Apart from my personal taste, what is it that makes me list these particular collections? I think it is the fact that all these poets have a strong sense of form. They all understand what the shape of a poem should be, and they know how metre and (more occasionally) rhyme can be used to best advantage where needed. In other words, they know about the poet’s craft.
I am very happy to add Airini Beautrais’ Flow – Whanganui River Poems to this list. Flow is Beautrais’ fourth collection of poems, but it is certainly her most ambitious so far. As in her third collection (reviewed on this blog), Dear Neil Roberts, Beautrais displays the welcome gift of accessibility. Some of her allusions may make a few readers scratch their heads, but she is never wilfully obscure and her thematic intentions are always clear. Again as in Dear Neil Roberts, Beautrais’ focus is on the part of New Zealand she inhabits. As she says in her Dedication, she is a Pakeha whose family have for six generations lived near the Whanganui River. Flow, she says, is a “collage” or “polyphony” as the many and diverse stories it tells about the Whanganui region cannot be welded into one single narrative.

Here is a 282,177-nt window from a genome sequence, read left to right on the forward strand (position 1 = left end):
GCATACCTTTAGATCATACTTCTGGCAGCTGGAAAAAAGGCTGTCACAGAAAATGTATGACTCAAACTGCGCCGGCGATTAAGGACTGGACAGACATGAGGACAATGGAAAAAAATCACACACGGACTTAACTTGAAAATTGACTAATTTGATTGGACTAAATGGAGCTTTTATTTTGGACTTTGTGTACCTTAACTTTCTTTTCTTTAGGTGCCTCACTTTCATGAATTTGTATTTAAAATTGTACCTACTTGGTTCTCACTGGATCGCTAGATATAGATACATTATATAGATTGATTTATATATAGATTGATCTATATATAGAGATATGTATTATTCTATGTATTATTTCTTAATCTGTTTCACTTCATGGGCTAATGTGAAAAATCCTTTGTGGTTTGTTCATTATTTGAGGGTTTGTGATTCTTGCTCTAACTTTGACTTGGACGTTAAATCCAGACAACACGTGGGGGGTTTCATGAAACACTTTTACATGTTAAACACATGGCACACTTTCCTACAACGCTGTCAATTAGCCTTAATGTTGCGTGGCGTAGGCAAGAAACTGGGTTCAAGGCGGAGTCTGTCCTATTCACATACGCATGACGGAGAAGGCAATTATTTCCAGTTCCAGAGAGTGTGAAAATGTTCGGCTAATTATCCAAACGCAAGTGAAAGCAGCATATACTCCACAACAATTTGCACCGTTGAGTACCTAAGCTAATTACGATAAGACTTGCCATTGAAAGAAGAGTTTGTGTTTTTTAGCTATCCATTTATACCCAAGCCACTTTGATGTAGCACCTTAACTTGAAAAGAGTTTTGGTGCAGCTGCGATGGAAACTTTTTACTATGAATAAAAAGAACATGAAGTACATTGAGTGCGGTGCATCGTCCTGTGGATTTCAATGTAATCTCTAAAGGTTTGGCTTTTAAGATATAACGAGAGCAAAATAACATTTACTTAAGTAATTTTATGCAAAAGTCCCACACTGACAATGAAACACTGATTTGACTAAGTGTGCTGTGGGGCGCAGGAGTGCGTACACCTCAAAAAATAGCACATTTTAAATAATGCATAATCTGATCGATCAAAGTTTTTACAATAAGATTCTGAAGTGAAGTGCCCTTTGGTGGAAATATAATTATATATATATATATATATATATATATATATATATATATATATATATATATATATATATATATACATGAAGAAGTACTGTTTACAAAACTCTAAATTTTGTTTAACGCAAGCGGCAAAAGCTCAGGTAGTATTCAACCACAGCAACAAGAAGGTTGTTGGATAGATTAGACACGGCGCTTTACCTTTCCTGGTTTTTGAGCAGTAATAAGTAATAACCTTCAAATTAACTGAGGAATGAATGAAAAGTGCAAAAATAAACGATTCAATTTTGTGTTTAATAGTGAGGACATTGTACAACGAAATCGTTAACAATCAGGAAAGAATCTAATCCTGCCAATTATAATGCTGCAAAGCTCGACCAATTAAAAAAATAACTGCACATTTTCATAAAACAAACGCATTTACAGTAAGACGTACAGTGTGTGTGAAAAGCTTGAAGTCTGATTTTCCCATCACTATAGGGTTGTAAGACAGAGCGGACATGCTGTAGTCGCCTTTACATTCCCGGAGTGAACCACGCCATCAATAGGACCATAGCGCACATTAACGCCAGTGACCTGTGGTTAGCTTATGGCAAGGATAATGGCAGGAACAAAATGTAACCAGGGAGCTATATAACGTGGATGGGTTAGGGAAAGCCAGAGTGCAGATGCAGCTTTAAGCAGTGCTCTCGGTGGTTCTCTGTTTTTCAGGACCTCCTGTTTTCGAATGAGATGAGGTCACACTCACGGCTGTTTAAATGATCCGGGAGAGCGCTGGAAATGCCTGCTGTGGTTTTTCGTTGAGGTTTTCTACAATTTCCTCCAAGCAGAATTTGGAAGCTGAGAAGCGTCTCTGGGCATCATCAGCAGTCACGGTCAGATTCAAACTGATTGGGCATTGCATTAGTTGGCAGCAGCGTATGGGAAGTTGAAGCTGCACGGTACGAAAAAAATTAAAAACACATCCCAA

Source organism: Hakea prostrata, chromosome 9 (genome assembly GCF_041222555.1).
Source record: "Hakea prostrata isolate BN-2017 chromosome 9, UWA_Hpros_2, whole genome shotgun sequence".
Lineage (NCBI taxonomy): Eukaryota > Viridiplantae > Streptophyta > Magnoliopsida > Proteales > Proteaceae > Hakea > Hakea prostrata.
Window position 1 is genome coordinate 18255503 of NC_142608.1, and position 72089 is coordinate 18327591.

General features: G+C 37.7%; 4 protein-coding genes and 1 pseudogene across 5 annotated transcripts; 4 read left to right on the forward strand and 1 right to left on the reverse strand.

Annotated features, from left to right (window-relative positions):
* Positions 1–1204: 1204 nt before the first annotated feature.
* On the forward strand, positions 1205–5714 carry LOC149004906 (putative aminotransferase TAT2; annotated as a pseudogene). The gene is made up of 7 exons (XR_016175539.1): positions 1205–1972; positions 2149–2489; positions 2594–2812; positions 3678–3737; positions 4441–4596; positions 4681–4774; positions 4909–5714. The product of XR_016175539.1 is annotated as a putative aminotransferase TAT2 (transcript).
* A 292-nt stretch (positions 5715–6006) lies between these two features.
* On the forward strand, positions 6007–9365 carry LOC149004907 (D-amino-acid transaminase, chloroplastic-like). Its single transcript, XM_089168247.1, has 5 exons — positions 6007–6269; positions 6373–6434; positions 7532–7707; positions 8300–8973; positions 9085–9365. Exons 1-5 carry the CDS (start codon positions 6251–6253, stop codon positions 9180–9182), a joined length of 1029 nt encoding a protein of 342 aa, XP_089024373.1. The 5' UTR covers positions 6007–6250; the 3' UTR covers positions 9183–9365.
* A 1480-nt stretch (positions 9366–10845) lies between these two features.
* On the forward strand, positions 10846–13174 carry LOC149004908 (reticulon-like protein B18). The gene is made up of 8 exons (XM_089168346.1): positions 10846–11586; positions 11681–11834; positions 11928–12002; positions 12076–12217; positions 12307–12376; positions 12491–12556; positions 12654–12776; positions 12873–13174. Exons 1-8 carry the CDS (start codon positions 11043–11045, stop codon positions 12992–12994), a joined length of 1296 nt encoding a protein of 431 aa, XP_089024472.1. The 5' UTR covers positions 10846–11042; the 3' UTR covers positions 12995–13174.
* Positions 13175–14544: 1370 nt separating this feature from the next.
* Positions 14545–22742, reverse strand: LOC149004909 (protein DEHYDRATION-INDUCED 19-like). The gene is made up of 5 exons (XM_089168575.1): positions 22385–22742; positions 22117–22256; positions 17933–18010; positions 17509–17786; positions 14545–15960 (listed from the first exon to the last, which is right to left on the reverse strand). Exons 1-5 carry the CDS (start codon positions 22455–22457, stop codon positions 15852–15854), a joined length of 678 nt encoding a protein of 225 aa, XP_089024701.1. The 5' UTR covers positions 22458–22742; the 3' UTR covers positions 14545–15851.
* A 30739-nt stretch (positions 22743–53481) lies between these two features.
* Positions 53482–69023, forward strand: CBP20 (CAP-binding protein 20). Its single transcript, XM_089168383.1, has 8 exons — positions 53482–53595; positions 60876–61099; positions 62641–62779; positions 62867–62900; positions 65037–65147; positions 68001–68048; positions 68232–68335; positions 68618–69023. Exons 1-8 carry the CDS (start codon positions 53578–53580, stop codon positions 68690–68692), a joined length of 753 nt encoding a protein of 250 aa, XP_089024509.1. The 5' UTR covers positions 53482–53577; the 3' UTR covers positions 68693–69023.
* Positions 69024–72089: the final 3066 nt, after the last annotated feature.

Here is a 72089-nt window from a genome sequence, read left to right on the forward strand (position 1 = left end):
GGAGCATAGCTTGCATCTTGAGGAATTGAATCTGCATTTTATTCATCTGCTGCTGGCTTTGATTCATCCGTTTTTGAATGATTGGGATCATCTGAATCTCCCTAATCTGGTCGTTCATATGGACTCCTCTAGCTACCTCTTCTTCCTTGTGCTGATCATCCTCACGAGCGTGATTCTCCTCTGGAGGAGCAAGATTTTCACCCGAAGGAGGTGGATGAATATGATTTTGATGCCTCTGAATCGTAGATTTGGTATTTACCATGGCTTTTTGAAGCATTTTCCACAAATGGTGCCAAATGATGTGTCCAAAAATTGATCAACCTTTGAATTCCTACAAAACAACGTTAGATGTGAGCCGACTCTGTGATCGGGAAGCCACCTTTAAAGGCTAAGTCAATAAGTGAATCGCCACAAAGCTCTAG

This very generous collection (nearly 180 pages of text) is divided into three sections – each almost as long as many complete collections of poetry.
The first section, “Catchment”, covers the whole region and all the tributaries that feed into the Whanganui River as it flows north-west from Tongariro, then turns south at Taumarunui and heads towards the sea. A few of the poems in this section present a modern viewpoint, presumably based on the poet’s own experience. But most convey, in the first-person, the experiences of 19th and early-to-mid 20th century Pakeha explorers and settlers – surveyors, tree-fellers and loggers, labourers, farmers, and folkloric figures like the multiple prison-escapee George Wilder.